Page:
News - September 11, 2014

Meanwhile in Germany

In the news: It looks likely that the toll on German roads is going to be imposed in spite of a heated political debate. There is a lot of criticism of the planned toll from over the border too, especially from the Netherlands and Austria. This is because German drivers will be compensated with a reduction in road tax, but people in foreign cars will have to pay the full whack.

Commentary by: Rebecca Kaup, BSc Molecular Life Sciences, from Sassenberg 

‘At government level, negotiations are going on about the plans, but a lot of things are not clear to the ordinary German. What is the level of the tax going to be? Will there be a toll on all roads or just on the autobahns? The government wants to compensate for the toll by reducing the car tax we pay. They should cancel each other out in the end. So in fact, we Germans won’t really notice the toll, but foreigners don’t get that compensation of course. A lot of Germans think that is unfair. The toll money will be used to maintain the German roads, but at the moment it looks as though that money will come entirely from foreigners. In the north-west of Germany, where I come from, there is a lot of discussion about the principle of whether it is fair to make only foreigners pay the toll. In the border regions, there are also economic interests at stake. Businesses are afraid that fewer tourists will come shopping across the border. And what about people who live just outside Germany but work inside the country. If they don’t have a German-registered car, they won’t get compensation.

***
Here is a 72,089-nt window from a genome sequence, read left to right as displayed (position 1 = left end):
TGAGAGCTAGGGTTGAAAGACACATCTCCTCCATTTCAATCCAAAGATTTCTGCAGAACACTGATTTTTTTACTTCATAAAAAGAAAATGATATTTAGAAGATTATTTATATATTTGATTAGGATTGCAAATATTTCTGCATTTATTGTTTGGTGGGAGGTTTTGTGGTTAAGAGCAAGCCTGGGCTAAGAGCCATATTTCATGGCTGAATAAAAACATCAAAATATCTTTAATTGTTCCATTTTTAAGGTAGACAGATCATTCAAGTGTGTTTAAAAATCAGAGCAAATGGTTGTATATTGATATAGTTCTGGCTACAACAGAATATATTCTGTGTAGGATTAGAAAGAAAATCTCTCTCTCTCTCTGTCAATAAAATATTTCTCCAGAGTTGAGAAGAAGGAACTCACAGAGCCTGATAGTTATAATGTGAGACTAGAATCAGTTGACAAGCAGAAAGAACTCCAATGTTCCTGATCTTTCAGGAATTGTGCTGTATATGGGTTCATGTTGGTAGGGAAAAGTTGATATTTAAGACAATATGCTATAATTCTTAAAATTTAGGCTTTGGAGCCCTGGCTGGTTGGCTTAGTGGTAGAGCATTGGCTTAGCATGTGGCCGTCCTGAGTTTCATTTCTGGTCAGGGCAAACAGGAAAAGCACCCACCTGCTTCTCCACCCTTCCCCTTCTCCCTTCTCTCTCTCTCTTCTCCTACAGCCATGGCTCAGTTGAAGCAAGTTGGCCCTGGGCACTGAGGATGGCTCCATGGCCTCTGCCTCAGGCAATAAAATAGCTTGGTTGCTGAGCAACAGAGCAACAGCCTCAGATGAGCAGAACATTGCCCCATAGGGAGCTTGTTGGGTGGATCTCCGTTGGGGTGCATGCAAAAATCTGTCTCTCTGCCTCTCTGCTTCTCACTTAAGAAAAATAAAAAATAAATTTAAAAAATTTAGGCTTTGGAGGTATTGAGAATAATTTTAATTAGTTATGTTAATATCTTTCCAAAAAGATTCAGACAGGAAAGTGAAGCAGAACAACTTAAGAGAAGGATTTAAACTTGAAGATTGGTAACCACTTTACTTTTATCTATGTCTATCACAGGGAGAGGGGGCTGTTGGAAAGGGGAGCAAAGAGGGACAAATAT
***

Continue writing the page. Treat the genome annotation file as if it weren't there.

This would all be less problematic if the toll only applied to the autobahn. But some parties are still saying all the roads should be paid for. So for the time being a lot of things are still unclear and the discussion is not closed. 

I am not surprised the subject is in the news in the Netherlands as well. As a foreign student I would consider it unfair if I had to pay a tax here which my Dutch fellow-students were exempt from.’